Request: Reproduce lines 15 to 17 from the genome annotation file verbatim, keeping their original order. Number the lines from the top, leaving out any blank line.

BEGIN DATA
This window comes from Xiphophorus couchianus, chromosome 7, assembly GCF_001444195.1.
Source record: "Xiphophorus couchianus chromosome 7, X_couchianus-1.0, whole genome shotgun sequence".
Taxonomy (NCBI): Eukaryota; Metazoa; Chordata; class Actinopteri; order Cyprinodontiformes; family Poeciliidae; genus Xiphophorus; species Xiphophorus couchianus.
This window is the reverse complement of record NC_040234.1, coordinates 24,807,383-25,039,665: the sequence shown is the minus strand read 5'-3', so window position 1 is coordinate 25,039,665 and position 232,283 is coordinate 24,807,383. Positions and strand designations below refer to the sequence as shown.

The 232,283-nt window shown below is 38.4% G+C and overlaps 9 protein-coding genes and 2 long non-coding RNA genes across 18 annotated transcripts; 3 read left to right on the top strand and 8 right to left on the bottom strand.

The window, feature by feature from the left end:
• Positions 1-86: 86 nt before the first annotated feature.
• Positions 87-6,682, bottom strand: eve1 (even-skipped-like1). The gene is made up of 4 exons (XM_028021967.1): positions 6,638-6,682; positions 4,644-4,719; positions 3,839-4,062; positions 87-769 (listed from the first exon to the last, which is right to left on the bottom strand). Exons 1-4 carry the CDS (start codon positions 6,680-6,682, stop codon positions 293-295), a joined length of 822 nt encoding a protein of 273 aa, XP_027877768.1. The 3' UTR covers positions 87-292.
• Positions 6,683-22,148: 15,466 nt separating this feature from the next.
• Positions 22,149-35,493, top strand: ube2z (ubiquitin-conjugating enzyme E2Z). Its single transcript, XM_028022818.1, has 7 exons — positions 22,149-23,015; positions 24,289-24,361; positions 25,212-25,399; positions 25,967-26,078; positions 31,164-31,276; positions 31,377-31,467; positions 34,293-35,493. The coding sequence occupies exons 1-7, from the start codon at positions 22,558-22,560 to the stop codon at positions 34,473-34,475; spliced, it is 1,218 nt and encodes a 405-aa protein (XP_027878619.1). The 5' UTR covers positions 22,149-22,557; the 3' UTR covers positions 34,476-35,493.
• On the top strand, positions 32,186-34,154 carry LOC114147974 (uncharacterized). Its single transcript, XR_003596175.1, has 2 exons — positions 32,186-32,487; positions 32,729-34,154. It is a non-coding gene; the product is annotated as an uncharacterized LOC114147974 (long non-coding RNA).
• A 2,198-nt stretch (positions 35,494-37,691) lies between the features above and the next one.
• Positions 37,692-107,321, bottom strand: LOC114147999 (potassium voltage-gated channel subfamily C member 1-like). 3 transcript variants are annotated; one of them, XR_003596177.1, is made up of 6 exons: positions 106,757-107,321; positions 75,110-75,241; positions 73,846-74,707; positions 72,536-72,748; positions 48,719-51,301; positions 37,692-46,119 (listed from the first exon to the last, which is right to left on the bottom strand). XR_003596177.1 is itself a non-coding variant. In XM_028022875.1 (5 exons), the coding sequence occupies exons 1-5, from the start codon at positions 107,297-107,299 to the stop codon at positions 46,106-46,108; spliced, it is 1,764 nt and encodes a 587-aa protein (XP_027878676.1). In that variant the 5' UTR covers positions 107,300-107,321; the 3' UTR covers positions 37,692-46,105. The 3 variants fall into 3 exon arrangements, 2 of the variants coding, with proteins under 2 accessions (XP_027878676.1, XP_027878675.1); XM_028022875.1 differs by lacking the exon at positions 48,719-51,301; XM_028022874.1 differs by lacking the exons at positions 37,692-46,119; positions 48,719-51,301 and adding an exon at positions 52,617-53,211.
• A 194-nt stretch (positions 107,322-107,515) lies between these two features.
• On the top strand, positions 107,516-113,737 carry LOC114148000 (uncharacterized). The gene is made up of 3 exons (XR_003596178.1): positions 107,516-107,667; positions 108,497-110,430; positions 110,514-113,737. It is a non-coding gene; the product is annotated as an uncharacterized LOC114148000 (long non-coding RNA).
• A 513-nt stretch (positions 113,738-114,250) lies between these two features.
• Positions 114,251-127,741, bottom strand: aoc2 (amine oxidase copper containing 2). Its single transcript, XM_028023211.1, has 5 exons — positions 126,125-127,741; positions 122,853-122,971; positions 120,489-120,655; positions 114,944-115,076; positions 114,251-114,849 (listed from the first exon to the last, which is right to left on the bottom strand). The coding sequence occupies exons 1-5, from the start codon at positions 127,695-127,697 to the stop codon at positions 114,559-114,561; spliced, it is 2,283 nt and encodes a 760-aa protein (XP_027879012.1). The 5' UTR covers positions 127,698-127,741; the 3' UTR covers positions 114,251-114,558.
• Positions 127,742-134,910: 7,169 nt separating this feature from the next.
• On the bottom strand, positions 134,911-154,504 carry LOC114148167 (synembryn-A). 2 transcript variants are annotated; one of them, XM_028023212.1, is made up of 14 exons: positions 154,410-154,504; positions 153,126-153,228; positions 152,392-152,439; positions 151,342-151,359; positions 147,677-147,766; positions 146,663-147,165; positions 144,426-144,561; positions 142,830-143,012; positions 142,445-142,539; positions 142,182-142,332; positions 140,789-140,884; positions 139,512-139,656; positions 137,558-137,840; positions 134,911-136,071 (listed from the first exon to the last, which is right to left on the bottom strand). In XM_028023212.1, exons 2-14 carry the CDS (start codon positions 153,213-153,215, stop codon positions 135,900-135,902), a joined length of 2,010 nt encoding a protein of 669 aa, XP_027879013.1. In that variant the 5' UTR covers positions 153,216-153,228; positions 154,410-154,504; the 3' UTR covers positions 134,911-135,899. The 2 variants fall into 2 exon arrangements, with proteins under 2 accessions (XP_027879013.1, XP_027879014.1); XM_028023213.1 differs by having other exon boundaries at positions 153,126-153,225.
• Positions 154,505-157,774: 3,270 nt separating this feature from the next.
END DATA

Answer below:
• On the top strand, positions 107,516-113,737 carry LOC114148000 (uncharacterized). The gene is made up of 3 exons (XR_003596178.1): positions 107,516-107,667; positions 108,497-110,430; positions 110,514-113,737. It is a non-coding gene; the product is annotated as an uncharacterized LOC114148000 (long non-coding RNA).
• A 513-nt stretch (positions 113,738-114,250) lies between these two features.
• Positions 114,251-127,741, bottom strand: aoc2 (amine oxidase copper containing 2). Its single transcript, XM_028023211.1, has 5 exons — positions 126,125-127,741; positions 122,853-122,971; positions 120,489-120,655; positions 114,944-115,076; positions 114,251-114,849 (listed from the first exon to the last, which is right to left on the bottom strand). The coding sequence occupies exons 1-5, from the start codon at positions 127,695-127,697 to the stop codon at positions 114,559-114,561; spliced, it is 2,283 nt and encodes a 760-aa protein (XP_027879012.1). The 5' UTR covers positions 127,698-127,741; the 3' UTR covers positions 114,251-114,558.